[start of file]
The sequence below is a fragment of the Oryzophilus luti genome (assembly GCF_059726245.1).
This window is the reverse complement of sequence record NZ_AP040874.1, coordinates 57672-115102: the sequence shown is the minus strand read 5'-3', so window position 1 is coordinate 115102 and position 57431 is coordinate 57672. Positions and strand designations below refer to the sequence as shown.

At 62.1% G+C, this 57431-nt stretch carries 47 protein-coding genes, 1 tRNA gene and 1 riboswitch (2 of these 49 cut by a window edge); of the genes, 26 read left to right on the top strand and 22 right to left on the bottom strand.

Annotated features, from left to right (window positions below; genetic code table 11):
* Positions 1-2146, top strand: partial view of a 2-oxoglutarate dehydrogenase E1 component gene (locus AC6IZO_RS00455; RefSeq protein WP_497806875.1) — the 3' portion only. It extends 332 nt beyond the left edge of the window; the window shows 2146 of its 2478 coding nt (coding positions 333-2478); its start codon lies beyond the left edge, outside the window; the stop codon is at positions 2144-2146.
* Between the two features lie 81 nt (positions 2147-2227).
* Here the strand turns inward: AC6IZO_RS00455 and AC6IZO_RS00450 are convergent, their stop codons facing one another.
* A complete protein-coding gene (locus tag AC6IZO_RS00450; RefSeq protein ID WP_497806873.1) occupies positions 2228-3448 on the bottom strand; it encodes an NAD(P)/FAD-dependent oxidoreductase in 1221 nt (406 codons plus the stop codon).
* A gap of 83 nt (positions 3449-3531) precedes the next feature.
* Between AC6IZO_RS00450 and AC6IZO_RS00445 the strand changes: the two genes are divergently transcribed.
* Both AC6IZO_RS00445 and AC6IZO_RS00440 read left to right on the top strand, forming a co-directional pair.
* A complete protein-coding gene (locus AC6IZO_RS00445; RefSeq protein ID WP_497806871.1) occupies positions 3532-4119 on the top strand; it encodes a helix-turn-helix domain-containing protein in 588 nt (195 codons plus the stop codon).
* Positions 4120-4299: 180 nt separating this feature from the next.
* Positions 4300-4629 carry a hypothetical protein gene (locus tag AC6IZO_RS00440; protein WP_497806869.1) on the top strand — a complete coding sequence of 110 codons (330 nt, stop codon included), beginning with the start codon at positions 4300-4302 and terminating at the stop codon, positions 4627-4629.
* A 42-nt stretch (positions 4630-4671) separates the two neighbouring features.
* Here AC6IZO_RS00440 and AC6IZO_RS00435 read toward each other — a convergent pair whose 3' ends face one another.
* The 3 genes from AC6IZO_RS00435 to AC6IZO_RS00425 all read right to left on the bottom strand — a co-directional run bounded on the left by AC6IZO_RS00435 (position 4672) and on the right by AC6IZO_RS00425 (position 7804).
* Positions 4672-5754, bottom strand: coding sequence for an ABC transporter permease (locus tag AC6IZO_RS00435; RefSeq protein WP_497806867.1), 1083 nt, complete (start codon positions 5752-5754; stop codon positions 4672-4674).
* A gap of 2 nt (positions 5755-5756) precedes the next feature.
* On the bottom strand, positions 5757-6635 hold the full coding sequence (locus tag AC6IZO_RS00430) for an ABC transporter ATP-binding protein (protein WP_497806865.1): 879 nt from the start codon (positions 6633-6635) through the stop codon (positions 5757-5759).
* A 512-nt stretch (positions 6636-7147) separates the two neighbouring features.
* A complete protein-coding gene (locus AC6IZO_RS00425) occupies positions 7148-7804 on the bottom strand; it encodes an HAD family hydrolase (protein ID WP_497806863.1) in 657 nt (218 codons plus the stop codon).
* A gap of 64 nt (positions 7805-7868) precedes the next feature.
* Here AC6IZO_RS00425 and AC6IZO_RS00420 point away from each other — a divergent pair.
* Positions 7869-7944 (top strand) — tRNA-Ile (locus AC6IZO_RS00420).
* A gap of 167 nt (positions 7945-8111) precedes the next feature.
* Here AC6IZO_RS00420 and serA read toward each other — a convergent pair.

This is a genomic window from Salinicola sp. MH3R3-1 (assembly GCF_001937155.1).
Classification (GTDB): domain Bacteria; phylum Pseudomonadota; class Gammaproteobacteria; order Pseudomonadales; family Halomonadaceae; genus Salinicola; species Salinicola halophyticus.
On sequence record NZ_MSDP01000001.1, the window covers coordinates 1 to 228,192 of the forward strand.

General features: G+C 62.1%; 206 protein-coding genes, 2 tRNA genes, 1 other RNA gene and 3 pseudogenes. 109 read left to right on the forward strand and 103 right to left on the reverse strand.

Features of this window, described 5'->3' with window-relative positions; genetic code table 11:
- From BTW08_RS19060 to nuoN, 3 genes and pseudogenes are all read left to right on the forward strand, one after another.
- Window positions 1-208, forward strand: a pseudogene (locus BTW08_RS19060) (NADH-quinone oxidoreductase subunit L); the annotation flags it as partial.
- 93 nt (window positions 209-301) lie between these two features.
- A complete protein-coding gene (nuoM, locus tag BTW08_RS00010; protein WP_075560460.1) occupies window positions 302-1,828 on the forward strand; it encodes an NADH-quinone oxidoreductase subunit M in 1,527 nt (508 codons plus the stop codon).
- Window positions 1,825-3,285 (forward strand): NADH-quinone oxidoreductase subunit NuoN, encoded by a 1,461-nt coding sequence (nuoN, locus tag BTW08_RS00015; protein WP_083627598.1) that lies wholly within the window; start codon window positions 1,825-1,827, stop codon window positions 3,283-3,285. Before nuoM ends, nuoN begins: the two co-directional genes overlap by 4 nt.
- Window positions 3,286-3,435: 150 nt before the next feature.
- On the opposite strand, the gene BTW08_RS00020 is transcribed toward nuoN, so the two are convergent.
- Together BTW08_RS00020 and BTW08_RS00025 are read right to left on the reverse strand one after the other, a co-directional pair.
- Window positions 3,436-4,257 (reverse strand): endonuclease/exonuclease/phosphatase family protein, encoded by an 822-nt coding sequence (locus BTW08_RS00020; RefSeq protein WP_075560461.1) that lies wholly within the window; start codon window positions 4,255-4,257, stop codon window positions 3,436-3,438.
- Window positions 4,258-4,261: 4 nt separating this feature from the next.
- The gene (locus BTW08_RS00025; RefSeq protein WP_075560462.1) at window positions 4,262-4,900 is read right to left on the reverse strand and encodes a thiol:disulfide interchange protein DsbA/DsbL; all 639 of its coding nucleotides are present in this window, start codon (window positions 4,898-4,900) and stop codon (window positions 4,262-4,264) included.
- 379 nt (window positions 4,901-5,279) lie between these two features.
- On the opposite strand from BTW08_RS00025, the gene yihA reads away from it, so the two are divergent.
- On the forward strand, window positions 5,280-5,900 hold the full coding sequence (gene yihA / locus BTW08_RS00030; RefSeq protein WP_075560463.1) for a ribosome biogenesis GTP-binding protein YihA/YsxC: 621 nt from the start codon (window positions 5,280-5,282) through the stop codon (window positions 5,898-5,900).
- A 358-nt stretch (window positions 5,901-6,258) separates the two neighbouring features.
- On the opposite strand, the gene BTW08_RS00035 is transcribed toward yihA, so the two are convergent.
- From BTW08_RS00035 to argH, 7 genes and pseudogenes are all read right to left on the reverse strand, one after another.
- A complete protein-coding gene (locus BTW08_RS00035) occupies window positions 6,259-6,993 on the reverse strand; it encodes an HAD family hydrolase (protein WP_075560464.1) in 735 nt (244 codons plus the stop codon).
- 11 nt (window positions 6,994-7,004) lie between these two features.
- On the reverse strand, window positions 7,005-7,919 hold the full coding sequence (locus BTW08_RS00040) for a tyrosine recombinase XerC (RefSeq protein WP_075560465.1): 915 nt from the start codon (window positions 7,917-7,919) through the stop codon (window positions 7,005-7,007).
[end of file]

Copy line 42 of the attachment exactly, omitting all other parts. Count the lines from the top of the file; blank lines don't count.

- Window positions 4,258-4,261: 4 nt separating this feature from the next.